4. 3.3.4 The classes SimulationTime and Wink
      5. 3.3.5 The Interface EASRunnable
      6. 3.3.6 “Everything is an Agent”: a Philosophical Decision
      7. 3.3.7 Running a Simulation
      8. 3.3.8 Getting Started
    4. 3.4 A Comparative Study and Evaluation of the EAS Framework
      1. 3.4.1 Method of Experimentation
      2. 3.4.2 Results and Discussion
    5. 3.5 Chapter Resume
  13. 4 Evolution Using Finite State Machines
    1. 4.1 Theoretical Foundations
      1. 4.1.1 Preliminaries
      2. 4.1.2 Definition of the MARB Controller Model
      3. 4.1.3 Encoding MARBs
      4. 4.1.4 Mutation and Hardening
      5. 4.1.5 Selection and Recombination
      6. 4.1.6 Fitness calculation
      7. 4.1.7 The Memory Genome: a Decentralized Elitist Strategy
      8. 4.1.8 Fitness Adjustment after Mutation, Recombination and Reactivation of the Memory Genome
      9. 4.1.9 The Robot Platforms
    2. 4.2 Preliminary Parameter Adjustment using the Example of Collision Avoidance
      1. 4.2.1 Specification of Evolutionary Parameters
      2. 4.2.2 Method of Experimentation
      3. 4.2.3 Evaluation and Discussion
      4. 4.2.4 Concluding Remarks
    3. 4.3 A Comprehensive Study Using the Examples of Collision Avoidance and Gate Passing
      1. 4.3.1 Method of Experimentation
      2. 4.3.2 Experimental results
      3. 4.3.3 Concluding remarks
    4. 4.4 Experiments With Real Robots
      1. 4.4.1 Evolutionary Model
      2. 4.4.2 Method of Experimentation
      3. 4.4.3 Results and Discussion
      4. 4.4.4 Concluding Remarks
    5. 4.5 Chapter Résumé
  14. 5 Evolution and the Genotype-Phenotype Mapping
    1. 5.1 Overview of the Presented Approach
    2. 5.2 A Completely Evolvable Genotype-Phenotype Mapping
      1. 5.2.1 Definition of (complete) evolvability
      2. 5.2.2 Properties of ceGPM-based genotypic encodings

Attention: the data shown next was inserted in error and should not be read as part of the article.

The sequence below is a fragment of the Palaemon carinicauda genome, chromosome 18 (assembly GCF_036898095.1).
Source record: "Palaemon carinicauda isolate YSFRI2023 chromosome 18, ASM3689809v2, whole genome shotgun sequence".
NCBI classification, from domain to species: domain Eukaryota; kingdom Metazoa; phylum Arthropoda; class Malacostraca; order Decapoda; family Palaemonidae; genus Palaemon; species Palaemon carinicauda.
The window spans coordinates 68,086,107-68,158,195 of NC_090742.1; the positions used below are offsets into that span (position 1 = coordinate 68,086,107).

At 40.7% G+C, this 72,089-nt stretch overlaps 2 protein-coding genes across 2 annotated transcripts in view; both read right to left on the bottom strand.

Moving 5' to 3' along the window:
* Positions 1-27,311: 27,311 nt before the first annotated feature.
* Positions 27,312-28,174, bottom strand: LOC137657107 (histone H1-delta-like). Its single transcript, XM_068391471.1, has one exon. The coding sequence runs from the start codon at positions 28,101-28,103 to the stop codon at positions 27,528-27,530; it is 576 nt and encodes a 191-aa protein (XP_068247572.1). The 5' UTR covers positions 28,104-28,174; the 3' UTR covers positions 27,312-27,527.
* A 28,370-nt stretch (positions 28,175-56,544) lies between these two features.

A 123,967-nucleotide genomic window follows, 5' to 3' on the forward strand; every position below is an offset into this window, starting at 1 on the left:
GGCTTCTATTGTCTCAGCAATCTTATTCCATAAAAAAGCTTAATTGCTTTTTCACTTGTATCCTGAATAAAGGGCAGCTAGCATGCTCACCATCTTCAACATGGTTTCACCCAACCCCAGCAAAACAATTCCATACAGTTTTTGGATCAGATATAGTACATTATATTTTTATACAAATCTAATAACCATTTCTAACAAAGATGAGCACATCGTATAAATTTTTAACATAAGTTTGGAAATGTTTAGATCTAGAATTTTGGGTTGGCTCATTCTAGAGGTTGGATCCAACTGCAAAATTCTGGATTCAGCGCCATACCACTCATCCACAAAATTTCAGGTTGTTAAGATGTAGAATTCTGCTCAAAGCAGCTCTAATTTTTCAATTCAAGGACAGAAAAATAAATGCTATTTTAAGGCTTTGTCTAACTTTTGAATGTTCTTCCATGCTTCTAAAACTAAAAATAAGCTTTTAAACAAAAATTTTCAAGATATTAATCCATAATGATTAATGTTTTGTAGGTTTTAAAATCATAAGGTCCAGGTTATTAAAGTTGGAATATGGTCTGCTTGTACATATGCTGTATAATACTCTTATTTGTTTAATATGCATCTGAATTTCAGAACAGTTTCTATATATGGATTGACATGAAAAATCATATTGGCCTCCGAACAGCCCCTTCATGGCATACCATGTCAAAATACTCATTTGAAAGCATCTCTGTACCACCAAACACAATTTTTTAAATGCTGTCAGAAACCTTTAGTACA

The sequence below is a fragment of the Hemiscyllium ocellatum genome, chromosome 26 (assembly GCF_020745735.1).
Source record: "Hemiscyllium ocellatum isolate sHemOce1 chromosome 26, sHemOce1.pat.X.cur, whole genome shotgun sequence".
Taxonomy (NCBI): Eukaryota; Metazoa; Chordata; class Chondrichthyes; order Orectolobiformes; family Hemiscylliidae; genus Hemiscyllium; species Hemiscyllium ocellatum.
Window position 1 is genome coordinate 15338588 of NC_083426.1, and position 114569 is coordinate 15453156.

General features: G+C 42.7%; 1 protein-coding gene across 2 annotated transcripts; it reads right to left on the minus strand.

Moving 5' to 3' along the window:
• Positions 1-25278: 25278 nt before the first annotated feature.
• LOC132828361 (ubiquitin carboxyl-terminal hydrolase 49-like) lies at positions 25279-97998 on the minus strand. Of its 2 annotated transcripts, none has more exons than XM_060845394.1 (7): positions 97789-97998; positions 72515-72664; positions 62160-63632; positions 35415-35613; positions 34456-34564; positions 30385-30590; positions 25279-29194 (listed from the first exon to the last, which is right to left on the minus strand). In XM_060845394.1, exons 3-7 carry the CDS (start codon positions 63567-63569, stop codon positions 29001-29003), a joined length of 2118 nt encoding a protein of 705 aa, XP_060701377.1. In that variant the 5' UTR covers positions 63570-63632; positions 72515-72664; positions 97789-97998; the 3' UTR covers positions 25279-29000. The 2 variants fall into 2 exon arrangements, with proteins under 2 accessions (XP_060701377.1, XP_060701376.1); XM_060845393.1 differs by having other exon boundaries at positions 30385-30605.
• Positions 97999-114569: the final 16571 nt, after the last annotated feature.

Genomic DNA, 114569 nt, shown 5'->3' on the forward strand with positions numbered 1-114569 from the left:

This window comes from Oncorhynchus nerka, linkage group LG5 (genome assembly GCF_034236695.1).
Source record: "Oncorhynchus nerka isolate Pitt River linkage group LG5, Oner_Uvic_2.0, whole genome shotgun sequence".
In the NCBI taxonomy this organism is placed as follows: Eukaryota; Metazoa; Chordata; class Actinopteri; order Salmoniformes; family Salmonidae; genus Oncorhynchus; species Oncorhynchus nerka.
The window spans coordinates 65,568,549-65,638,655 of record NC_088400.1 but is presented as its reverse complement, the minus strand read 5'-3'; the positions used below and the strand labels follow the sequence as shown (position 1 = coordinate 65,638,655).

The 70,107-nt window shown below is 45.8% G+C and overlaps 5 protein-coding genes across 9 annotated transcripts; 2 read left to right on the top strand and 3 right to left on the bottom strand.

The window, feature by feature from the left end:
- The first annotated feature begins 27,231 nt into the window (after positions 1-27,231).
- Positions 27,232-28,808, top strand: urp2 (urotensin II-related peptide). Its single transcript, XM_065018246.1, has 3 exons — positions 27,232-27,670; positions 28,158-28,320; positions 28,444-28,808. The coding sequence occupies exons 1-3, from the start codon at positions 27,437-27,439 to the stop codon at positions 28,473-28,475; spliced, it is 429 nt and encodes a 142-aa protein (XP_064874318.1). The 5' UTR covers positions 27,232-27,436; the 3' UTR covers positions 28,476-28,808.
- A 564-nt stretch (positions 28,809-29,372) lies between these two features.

3. 5.2.3 The Translator Model MAPT and the Course of Evolution
      4. 5.2.4 Genotypic and Phenotypic Spaces
      5. 5.2.5 Evolutionary Operators
    3. 5.3 Evaluation of the Proposed Evolutionary Model
      1. 5.3.1 First Part – Method of Experimentation
      2. 5.3.2 First Part – Results and Discussion
      3. 5.3.3 Second Part – An Alternate Completely Evolvable Genotype-Phenotype Mapping and its Effects on Evolvability
      4. 5.3.4 Second Part – Method of Experimentation
      5. 5.3.5 Second Part – Results and Discussion
      6. 5.3.6 Third Part – Method of Experimentation
      7. 5.3.7 Third Part – Results and Discussion
    4. 5.4 Chapter Résumé
  15. 6 Data Driven Success Prediction of Evolution in Complex Environments
    1. 6.1 Preliminaries
    2. 6.2 A Model Capturing Completely Implicit Selection
      1. 6.2.1 Two Parents per Reproduction (CIS-2)
      2. 6.2.2 Eventually Stable States (k=2)
      3. 6.2.3 Tournament size k
      4. 6.2.4 Eventually Stable States (arbitrary k)
    3. 6.3 Extending the CIS Model to Capture Explicit Selection
    4. 6.4 Experiments
      1. 6.4.1 Evolutionary setup
      2. 6.4.2 Experimental Results Using the EIS Model
      3. 6.4.3 Remarks on Evolution in the scope of the CIS Model
    5. 6.5 Chapter Résumé
  16. 7 Conclusion
  17. References
  18. Index